If you have codependence, you know it can be painful. But WHY? Where does the pain come from and how can we make it stop? In my opinion, the deepest pain of codependence comes from 2 sources. Ironically, the first source of pain is from our surface attempts to deal with the second source. Sound complicated? It is. And maddening – which is why codependence as a whole is so incredibly painful!
Pain Source #1: Dealing with our pain through other people.
If you break it down, codependence is a dependence on others. We need the other person to do something in order for us to feel okay – to show us they love us, to care that we work so hard, to anticipate our needs, etc. When they don’t meet our needs, we get angry and try to control another human being who has free will to think, believe, feel, and act in any way that they want. And we have zero control over that! Sometimes in our efforts to control what the other person thinks or feels about us, we bend and flex and give up parts of ourselves. We basically mold ourselves into what we think they want us to be so they will love us. Then when they don’t, we not only have the pain of rejection, but we also have the pain of self-abandonment. Ouch!
Another way we deal with our pain through others is to give, give, and give to others, then expect that they will do something in return (sometimes we aren’t even aware that we were expecting something until those expectations aren’t met!) When the other person doesn’t cooperate, we get extremely frustrated! Then what do we do? You guessed it – we repeat the cycle by giving more, and getting let down again. We are essentially draining our tanks trying to get someone else to fill ours! Not a good plan!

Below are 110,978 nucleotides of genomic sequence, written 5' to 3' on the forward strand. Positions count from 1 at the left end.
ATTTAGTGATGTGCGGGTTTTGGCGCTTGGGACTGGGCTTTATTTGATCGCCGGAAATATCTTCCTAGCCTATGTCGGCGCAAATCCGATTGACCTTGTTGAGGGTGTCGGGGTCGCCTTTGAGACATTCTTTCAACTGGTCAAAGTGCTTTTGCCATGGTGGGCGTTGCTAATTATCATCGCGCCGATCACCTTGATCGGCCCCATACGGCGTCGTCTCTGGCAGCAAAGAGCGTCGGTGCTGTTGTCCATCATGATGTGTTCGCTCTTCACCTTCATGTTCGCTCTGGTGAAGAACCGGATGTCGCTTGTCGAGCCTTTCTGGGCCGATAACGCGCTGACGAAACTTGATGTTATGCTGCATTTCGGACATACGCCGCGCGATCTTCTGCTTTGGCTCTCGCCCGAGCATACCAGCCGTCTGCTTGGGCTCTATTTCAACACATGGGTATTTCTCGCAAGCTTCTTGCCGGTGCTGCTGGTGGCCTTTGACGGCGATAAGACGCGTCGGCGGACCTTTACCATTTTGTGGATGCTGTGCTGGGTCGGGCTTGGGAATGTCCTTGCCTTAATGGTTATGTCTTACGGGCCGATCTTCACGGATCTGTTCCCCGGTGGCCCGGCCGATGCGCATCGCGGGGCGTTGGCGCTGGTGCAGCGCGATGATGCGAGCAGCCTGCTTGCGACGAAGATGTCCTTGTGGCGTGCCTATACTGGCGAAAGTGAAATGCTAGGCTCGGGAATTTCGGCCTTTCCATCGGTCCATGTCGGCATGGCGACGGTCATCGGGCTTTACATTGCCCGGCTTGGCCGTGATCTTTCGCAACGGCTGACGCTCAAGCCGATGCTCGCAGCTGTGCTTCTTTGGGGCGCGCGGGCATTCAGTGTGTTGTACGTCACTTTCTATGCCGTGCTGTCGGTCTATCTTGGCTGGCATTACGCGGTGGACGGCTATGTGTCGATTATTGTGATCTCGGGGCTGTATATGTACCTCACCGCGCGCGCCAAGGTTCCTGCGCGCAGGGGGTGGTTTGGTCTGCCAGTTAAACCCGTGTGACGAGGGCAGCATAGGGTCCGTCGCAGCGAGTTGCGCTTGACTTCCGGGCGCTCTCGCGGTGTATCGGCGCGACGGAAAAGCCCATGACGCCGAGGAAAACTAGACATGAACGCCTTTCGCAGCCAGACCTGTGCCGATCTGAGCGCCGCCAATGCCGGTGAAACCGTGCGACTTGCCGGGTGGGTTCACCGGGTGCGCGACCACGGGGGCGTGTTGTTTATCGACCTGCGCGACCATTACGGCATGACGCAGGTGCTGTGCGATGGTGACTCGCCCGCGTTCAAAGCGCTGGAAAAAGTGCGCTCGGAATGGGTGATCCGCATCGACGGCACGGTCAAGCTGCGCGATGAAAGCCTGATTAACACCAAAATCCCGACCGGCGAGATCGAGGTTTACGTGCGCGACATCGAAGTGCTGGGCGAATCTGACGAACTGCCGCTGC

As long as we believe that the relief from our pain lies within the other person, we will continue to be in pain. When we begin to deal with our pain in healthy ways that WE can control, we have eliminated pain source #1.
Pain Source #2: Shame and Abandonment.
Codependence is a coping mechanism for shame and/or abandonment. There is an unrest in our souls that tells us we are not worthy to be loved. We may know cognitively that we deserve love, but when we have shame and abandonment, we have deep painful issues that keep us from feeling worthy of love. We ache for someone to tell us or show us that we are good and that we are lovable. What makes this so painful, is that even when someone tells us or shows us love, it barely registers. We don’t trust their love is true since it contradicts our core beliefs about ourselves. So basically, we are using ineffective Source #1 to correct the deeper and messier problem, Source #2.
Codependence is absolutely fixable, but only if you go about it in the right way. Learning how to get heal your shame and abandonment while simultaneously learning to love yourself is the answer, but it is indeed tricky! Our counselors are highly experienced in healing codependence and all of its sources. It will take a while, but the work is worth the effort!